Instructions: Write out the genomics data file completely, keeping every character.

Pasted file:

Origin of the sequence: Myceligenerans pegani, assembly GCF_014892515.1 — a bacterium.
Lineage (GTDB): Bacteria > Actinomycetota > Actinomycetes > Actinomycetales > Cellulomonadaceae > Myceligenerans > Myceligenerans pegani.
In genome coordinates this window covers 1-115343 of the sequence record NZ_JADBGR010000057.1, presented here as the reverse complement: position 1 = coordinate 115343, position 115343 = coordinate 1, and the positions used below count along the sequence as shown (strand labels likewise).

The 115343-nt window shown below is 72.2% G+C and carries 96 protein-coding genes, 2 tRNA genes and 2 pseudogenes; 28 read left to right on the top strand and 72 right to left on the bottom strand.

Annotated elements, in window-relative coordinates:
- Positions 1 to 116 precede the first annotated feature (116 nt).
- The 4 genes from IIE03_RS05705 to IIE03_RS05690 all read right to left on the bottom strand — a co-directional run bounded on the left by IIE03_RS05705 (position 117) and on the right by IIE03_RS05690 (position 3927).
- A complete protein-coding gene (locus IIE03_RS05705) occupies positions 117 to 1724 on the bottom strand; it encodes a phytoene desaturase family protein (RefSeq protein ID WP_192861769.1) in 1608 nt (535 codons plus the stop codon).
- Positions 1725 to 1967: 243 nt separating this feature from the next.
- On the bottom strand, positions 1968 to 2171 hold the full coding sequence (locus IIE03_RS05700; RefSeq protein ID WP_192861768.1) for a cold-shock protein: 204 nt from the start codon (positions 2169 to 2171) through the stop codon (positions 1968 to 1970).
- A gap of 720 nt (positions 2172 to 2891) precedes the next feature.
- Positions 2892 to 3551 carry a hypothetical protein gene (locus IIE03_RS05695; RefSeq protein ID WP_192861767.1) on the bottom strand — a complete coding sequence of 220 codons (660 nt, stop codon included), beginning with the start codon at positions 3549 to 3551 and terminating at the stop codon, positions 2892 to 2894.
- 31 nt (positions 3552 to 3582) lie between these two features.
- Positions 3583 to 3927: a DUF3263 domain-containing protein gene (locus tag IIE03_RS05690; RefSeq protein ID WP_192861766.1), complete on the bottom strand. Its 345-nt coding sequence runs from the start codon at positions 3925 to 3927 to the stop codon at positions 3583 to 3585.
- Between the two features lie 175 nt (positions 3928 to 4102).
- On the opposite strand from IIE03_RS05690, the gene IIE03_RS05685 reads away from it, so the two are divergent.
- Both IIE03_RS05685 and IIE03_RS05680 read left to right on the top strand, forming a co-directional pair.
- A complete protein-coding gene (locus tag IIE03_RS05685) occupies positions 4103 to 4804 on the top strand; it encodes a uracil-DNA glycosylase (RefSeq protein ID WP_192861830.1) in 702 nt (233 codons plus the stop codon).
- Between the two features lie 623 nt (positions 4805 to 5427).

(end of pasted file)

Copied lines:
Origin of the sequence: Myceligenerans pegani, assembly GCF_014892515.1 — a bacterium.
Lineage (GTDB): Bacteria > Actinomycetota > Actinomycetes > Actinomycetales > Cellulomonadaceae > Myceligenerans > Myceligenerans pegani.
In genome coordinates this window covers 1-115343 of the sequence record NZ_JADBGR010000057.1, presented here as the reverse complement: position 1 = coordinate 115343, position 115343 = coordinate 1, and the positions used below count along the sequence as shown (strand labels likewise).

The 115343-nt window shown below is 72.2% G+C and carries 96 protein-coding genes, 2 tRNA genes and 2 pseudogenes; 28 read left to right on the top strand and 72 right to left on the bottom strand.

Annotated elements, in window-relative coordinates:
- Positions 1 to 116 precede the first annotated feature (116 nt).
- The 4 genes from IIE03_RS05705 to IIE03_RS05690 all read right to left on the bottom strand — a co-directional run bounded on the left by IIE03_RS05705 (position 117) and on the right by IIE03_RS05690 (position 3927).
- A complete protein-coding gene (locus IIE03_RS05705) occupies positions 117 to 1724 on the bottom strand; it encodes a phytoene desaturase family protein (RefSeq protein ID WP_192861769.1) in 1608 nt (535 codons plus the stop codon).
- Positions 1725 to 1967: 243 nt separating this feature from the next.
- On the bottom strand, positions 1968 to 2171 hold the full coding sequence (locus IIE03_RS05700; RefSeq protein ID WP_192861768.1) for a cold-shock protein: 204 nt from the start codon (positions 2169 to 2171) through the stop codon (positions 1968 to 1970).
- A gap of 720 nt (positions 2172 to 2891) precedes the next feature.
- Positions 2892 to 3551 carry a hypothetical protein gene (locus IIE03_RS05695; RefSeq protein ID WP_192861767.1) on the bottom strand — a complete coding sequence of 220 codons (660 nt, stop codon included), beginning with the start codon at positions 3549 to 3551 and terminating at the stop codon, positions 2892 to 2894.
- 31 nt (positions 3552 to 3582) lie between these two features.
- Positions 3583 to 3927: a DUF3263 domain-containing protein gene (locus tag IIE03_RS05690; RefSeq protein ID WP_192861766.1), complete on the bottom strand. Its 345-nt coding sequence runs from the start codon at positions 3925 to 3927 to the stop codon at positions 3583 to 3585.
- Between the two features lie 175 nt (positions 3928 to 4102).
- On the opposite strand from IIE03_RS05690, the gene IIE03_RS05685 reads away from it, so the two are divergent.
- Both IIE03_RS05685 and IIE03_RS05680 read left to right on the top strand, forming a co-directional pair.
- A complete protein-coding gene (locus tag IIE03_RS05685) occupies positions 4103 to 4804 on the top strand; it encodes a uracil-DNA glycosylase (RefSeq protein ID WP_192861830.1) in 702 nt (233 codons plus the stop codon).
- Between the two features lie 623 nt (positions 4805 to 5427).